Laura Seitz, Deseret News
In this March 2010 file photo, the Jordan Education Association protests proposed legislation to cut education funding.
Members of the Jordan Education Association, or JEA, are disappointed with the negotiations process chosen by the Jordan School Board this year. With new school board members and a new superintendent, employees felt calm and hopeful with improving morale. The JEA negotiations team desired collaboration through interest-based bargaining. Hope was lost when the board chose to "broker" negotiations through an attorney at the bargaining table.
The school board encourages collaboration; yet, sending a "broker" to negotiations prevented collaboration. The school board supports the "Leader in Me" program; yet, sending a "broker" not invested in the success of students made reaching a win-win agreement impossible.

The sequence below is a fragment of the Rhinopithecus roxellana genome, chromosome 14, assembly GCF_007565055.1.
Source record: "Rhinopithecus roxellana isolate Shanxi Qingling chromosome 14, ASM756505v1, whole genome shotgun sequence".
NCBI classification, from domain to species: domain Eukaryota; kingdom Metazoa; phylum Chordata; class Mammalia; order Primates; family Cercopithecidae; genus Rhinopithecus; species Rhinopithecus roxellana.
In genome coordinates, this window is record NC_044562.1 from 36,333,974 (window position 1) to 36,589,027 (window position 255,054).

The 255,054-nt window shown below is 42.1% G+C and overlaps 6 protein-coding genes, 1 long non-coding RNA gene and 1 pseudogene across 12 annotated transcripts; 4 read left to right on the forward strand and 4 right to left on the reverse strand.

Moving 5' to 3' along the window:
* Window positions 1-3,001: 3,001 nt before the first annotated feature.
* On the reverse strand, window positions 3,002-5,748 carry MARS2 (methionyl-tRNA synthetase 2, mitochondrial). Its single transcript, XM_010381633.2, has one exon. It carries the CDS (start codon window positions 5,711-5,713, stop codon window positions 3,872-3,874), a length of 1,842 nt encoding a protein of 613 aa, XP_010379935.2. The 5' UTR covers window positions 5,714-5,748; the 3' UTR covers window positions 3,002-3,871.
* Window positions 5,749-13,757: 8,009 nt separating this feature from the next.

The school board and administration tell teachers how valuable they are; yet, teachers do not see their actions and words matching. If the end the Board had in mind was to improve educator morale, they have not succeeded. JEA members are very concerned over language in the board's proposal negating our right to negotiate policies that impact student learning environments and educator working conditions, some of which have been negotiated since 1969.
A 2011 Dan Jones Survey showed the public favors teachers negotiating their salary, benefits and working conditions. JEA hopes mediation will be more collaborative.